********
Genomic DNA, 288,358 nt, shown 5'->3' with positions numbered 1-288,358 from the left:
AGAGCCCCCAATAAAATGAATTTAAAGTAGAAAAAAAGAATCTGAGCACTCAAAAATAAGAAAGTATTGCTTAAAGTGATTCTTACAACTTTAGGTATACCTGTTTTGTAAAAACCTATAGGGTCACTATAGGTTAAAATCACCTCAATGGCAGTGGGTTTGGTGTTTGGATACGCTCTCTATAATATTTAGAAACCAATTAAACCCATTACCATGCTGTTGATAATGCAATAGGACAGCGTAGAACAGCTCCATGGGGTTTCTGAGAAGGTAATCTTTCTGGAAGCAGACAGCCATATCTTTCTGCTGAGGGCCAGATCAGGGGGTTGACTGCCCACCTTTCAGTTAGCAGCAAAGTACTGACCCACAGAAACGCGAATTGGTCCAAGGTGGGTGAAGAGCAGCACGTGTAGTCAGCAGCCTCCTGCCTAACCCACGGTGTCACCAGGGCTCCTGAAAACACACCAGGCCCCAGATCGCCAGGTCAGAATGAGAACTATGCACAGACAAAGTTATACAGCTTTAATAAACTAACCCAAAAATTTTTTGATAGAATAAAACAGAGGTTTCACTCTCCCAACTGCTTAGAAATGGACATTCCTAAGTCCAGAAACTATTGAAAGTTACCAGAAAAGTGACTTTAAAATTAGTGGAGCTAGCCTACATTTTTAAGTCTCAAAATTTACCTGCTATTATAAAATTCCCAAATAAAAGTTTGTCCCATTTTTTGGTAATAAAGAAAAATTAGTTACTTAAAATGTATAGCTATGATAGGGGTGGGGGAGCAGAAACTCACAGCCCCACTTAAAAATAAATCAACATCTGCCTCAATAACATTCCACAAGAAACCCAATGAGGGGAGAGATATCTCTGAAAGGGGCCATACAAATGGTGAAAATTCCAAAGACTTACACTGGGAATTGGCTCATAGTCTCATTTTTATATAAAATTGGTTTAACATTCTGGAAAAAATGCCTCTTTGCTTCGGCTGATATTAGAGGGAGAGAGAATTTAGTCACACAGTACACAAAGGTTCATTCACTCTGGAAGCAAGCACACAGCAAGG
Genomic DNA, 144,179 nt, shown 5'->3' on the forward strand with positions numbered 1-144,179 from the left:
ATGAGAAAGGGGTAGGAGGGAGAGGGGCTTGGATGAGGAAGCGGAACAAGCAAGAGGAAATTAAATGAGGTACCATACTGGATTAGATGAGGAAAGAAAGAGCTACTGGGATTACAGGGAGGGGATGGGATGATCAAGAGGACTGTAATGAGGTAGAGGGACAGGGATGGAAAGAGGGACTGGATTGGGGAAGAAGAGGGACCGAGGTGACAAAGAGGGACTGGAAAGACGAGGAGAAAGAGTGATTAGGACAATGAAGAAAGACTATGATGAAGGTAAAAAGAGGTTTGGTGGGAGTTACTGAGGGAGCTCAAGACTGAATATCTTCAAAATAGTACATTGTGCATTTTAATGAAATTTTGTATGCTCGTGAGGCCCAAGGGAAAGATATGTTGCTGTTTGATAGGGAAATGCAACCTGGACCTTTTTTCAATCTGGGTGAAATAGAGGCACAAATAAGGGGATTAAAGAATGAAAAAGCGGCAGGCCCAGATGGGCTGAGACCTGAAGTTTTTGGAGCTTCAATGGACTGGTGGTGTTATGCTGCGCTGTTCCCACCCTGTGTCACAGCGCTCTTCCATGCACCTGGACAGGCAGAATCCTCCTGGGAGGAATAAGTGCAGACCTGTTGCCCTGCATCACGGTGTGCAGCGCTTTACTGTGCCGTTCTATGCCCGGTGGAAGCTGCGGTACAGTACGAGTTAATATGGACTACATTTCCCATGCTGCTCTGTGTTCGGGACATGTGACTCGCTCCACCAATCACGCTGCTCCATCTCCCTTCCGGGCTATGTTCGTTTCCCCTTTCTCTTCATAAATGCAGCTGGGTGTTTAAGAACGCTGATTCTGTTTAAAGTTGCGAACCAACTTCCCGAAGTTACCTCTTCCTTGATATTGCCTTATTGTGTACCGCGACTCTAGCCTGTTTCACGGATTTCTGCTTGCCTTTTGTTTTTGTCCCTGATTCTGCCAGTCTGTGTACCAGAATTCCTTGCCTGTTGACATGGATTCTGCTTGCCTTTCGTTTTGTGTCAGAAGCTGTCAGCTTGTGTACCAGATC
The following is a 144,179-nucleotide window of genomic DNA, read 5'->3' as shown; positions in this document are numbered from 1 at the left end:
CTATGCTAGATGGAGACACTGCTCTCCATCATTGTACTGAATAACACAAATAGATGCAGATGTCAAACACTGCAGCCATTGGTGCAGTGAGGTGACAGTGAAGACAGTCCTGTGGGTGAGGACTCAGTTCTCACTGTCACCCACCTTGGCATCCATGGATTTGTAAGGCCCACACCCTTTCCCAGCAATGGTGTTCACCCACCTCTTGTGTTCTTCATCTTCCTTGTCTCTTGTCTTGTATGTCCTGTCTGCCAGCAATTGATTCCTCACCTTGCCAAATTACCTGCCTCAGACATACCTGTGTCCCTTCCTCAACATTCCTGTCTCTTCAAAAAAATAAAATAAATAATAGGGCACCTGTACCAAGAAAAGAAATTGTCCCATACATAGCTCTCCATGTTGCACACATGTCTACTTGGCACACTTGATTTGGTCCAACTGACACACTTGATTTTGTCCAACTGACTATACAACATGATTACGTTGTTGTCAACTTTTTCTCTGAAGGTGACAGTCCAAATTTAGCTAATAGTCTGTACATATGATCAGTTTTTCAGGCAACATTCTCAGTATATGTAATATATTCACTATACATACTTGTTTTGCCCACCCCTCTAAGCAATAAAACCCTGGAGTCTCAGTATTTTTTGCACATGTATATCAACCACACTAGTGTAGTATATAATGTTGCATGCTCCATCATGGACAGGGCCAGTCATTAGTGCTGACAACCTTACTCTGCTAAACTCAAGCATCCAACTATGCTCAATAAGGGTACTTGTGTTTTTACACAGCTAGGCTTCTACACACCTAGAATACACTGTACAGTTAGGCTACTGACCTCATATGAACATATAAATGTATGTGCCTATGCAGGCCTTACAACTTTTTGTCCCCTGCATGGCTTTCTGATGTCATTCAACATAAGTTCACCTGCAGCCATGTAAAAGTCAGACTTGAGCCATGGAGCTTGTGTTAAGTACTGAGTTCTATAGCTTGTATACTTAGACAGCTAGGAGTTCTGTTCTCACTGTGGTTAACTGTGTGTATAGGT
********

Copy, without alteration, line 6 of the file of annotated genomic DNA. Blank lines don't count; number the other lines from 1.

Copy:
CTATGCTAGATGGAGACACTGCTCTCCATCATTGTACTGAATAACACAAATAGATGCAGATGTCAAACACTGCAGCCATTGGTGCAGTGAGGTGACAGTGAAGACAGTCCTGTGGGTGAGGACTCAGTTCTCACTGTCACCCACCTTGGCATCCATGGATTTGTAAGGCCCACACCCTTTCCCAGCAATGGTGTTCACCCACCTCTTGTGTTCTTCATCTTCCTTGTCTCTTGTCTTGTATGTCCTGTCTGCCAGCAATTGATTCCTCACCTTGCCAAATTACCTGCCTCAGACATACCTGTGTCCCTTCCTCAACATTCCTGTCTCTTCAAAAAAATAAAATAAATAATAGGGCACCTGTACCAAGAAAAGAAATTGTCCCATACATAGCTCTCCATGTTGCACACATGTCTACTTGGCACACTTGATTTGGTCCAACTGACACACTTGATTTTGTCCAACTGACTATACAACATGATTACGTTGTTGTCAACTTTTTCTCTGAAGGTGACAGTCCAAATTTAGCTAATAGTCTGTACATATGATCAGTTTTTCAGGCAACATTCTCAGTATATGTAATATATTCACTATACATACTTGTTTTGCCCACCCCTCTAAGCAATAAAACCCTGGAGTCTCAGTATTTTTTGCACATGTATATCAACCACACTAGTGTAGTATATAATGTTGCATGCTCCATCATGGACAGGGCCAGTCATTAGTGCTGACAACCTTACTCTGCTAAACTCAAGCATCCAACTATGCTCAATAAGGGTACTTGTGTTTTTACACAGCTAGGCTTCTACACACCTAGAATACACTGTACAGTTAGGCTACTGACCTCATATGAACATATAAATGTATGTGCCTATGCAGGCCTTACAACTTTTTGTCCCCTGCATGGCTTTCTGATGTCATTCAACATAAGTTCACCTGCAGCCATGTAAAAGTCAGACTTGAGCCATGGAGCTTGTGTTAAGTACTGAGTTCTATAGCTTGTATACTTAGACAGCTAGGAGTTCTGTTCTCACTGTGGTTAACTGTGTGTATAGGT